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Album Review

Lamb of God's follow-up to 2006's exceptionally brutal Sacrament returns the Virginia-based heavy metal outfit to the political soapbox that framed 2004's Ashes of the Wake. While Sacrament positioned itself firmly in the metalcore section of fan playlists, 2009's Wrath wraps itself in a relentless firestorm of Bay Area thrash. Despite a promising, heavily melodic instrumental intro ("The Passing") that fuses Black Album-era Metallica with the sonic artistry of Agalloch, Wrath ultimately descends into a black abyss of atonal riffing, machine-gun drumming, and forgettable lyrics peppered with clichéd metal outrage that stirs up a mighty storm, but no carnage. Wrath's production is as aggressive as ever (thanks to longtime LOG colleague Josh Wilbur), but so is nearly every major label alt/death/black/grindcore release in the 21st century — all it takes is a few good choruses to separate a band from the herd, something that Lamb of God have done in the past, but not so this time around. The band does occasionally step outside of its comfort zone ("Grace" lives up to its name with some truly inspired early and midsong guitar work, while "Reclamation" mines epic, Sabotage-era Black Sabbath), and there's no denying the sheer "angry basement workout/summer garage weightlifting" potential that Wrath's perfectly acceptable 45-minute running time offers, but without a single hook that sticks around long enough to reel in the fish, all you've got is bait.

Customer Reviews


I do not advise buying this album on CD, it is way too heavy for anyone to pick up....

Another great effort from another great band!

Well I've always been an hardcore Lamb of God fan and now I'm even more of a fan. The new type of vocal style used in Redneck is much more improved, and shines in tracks such as In Your Words and Set to Fail. The use of an acoustic guitar is also a new one for this group, and I must say I'm very impressed. The opener The Passing was probably one of the best intros I've heard in a while and transends smoothly into In Your Words. Dead Seeds (which fans have heard in YouTube videos over the December days) is another great track. By far the best guitar performance is in Grace, and Contractor wins the Headbanger's award. But Reclamation is on a whole new level. Starting with waves crashing on the shore and a slightly audible acoustic, this 7 minute song (longest in bands history) is the high point and end of this amazing album. My favorite tracks are In Your Words, Grace, Dead Seeds, and Reclamation. Buy the album. You know you want to.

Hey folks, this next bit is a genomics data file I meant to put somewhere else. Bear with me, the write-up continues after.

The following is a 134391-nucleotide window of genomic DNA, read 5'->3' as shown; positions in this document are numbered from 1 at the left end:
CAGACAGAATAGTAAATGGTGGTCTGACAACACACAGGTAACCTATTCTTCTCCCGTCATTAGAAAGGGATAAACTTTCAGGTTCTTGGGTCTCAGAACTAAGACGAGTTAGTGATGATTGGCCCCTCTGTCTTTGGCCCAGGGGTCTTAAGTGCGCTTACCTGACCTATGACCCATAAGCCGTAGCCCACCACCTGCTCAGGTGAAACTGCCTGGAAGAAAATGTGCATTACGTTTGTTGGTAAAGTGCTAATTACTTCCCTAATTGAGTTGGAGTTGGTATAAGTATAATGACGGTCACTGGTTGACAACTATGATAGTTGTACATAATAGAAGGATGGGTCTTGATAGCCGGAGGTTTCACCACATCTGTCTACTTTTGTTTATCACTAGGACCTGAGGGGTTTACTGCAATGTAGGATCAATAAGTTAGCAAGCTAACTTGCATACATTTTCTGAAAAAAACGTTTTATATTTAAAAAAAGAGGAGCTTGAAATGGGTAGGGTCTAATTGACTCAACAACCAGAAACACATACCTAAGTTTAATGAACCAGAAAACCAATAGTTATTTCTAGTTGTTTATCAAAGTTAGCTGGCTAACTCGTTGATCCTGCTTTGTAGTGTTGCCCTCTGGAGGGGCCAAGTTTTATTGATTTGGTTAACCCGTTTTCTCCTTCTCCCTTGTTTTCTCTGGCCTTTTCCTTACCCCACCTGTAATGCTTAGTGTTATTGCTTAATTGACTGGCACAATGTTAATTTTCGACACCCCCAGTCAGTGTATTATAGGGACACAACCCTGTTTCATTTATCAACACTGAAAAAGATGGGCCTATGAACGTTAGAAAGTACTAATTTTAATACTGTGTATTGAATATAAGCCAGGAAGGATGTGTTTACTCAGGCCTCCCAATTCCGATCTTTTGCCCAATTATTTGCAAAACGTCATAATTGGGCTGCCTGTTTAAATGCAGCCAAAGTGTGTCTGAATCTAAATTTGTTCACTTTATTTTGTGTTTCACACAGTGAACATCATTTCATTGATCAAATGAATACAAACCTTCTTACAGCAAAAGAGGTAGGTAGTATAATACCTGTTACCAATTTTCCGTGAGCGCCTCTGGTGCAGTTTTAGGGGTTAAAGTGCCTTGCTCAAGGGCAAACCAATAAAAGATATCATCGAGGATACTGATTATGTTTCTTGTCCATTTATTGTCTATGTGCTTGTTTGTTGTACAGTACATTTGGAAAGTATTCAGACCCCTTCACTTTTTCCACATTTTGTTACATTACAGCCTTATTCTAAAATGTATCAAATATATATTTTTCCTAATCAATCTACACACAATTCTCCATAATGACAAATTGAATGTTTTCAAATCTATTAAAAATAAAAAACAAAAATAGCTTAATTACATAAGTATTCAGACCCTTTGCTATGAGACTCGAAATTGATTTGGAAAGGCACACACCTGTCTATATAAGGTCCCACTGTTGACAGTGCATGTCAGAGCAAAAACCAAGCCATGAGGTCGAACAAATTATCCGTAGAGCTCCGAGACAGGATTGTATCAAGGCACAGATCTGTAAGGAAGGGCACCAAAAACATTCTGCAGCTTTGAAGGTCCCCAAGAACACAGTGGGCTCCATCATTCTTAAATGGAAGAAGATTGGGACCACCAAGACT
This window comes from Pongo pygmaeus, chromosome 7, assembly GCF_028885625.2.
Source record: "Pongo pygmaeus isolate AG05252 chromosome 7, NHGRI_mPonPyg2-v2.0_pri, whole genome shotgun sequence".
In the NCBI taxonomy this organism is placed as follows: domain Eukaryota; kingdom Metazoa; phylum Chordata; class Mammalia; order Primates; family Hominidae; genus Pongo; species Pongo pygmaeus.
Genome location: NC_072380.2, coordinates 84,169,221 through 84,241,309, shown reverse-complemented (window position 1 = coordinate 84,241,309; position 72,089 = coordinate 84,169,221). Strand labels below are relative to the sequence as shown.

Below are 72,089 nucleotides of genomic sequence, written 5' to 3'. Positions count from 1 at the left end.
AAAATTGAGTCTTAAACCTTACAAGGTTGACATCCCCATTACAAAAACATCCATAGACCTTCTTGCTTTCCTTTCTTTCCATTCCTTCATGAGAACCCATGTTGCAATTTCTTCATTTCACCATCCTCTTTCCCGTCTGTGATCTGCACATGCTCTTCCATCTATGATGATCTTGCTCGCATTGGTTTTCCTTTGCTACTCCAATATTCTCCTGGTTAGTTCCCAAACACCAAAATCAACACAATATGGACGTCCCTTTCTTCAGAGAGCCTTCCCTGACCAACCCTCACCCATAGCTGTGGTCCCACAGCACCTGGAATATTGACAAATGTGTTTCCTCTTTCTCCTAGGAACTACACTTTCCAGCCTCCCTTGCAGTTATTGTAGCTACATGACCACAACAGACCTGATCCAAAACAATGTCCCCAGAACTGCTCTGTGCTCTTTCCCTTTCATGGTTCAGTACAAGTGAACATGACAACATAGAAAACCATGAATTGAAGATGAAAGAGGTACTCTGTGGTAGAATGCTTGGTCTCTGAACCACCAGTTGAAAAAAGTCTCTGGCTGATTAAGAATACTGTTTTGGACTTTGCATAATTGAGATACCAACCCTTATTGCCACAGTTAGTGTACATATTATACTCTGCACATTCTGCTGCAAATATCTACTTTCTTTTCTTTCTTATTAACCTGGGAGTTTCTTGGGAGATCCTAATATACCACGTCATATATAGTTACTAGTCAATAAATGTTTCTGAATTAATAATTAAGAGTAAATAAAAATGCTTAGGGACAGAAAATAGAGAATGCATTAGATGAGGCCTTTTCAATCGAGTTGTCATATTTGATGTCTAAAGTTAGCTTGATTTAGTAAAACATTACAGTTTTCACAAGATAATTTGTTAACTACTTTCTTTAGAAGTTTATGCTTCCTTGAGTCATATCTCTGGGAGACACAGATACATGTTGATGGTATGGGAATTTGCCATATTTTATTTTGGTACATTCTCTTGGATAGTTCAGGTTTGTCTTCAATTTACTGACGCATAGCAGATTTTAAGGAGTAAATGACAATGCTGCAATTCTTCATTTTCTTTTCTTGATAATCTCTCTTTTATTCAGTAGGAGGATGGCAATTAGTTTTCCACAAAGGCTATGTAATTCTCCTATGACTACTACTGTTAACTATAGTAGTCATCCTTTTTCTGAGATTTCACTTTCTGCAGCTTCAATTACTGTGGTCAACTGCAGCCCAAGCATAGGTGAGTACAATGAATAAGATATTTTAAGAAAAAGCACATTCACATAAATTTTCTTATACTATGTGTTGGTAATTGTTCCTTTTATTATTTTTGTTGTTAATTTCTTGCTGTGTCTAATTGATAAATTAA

Lamb of God does not fail to impress me. Most bands at this stage in their career tend to go soft and sell out. With some fresh new riffs, and Randy even adding a little change to his vocal style, Lamb of God are back. My personal favorites are Set To Fail, Contractor, and Grace. Willie Adler and Mark Morton experiment a bit with more guitar solos and some acoustic guitars but compensate with some mind-blowing thrashy riffs, while Chris Adler backs them up with great fills and a creative approach to drumming. Overall, I think this is a great new step in the band's career, and I hope they continue to rock this hard


Formed: 1998 in Richmond, VA

Genre: Metal

Years Active: '90s, '00s, '10s

Originally known by the less-than-subtle moniker Burn the Priest, Richmond, Virginia-based Lamb of God decided to change their name shortly after the release of a self-titled debut in 1998. Featuring vocalist Randy Blythe, guitarists Mark Morton and Will Adler, bassist John Campbell, and drummer Chris Adler, the newly rechristened Lamb of God were launched in the year 2000 with their acclaimed New American Gospel album. The group then embarked on a lengthy touring spree, spending much of the next...
Full Bio
Wrath, Lamb of God
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Customer Ratings

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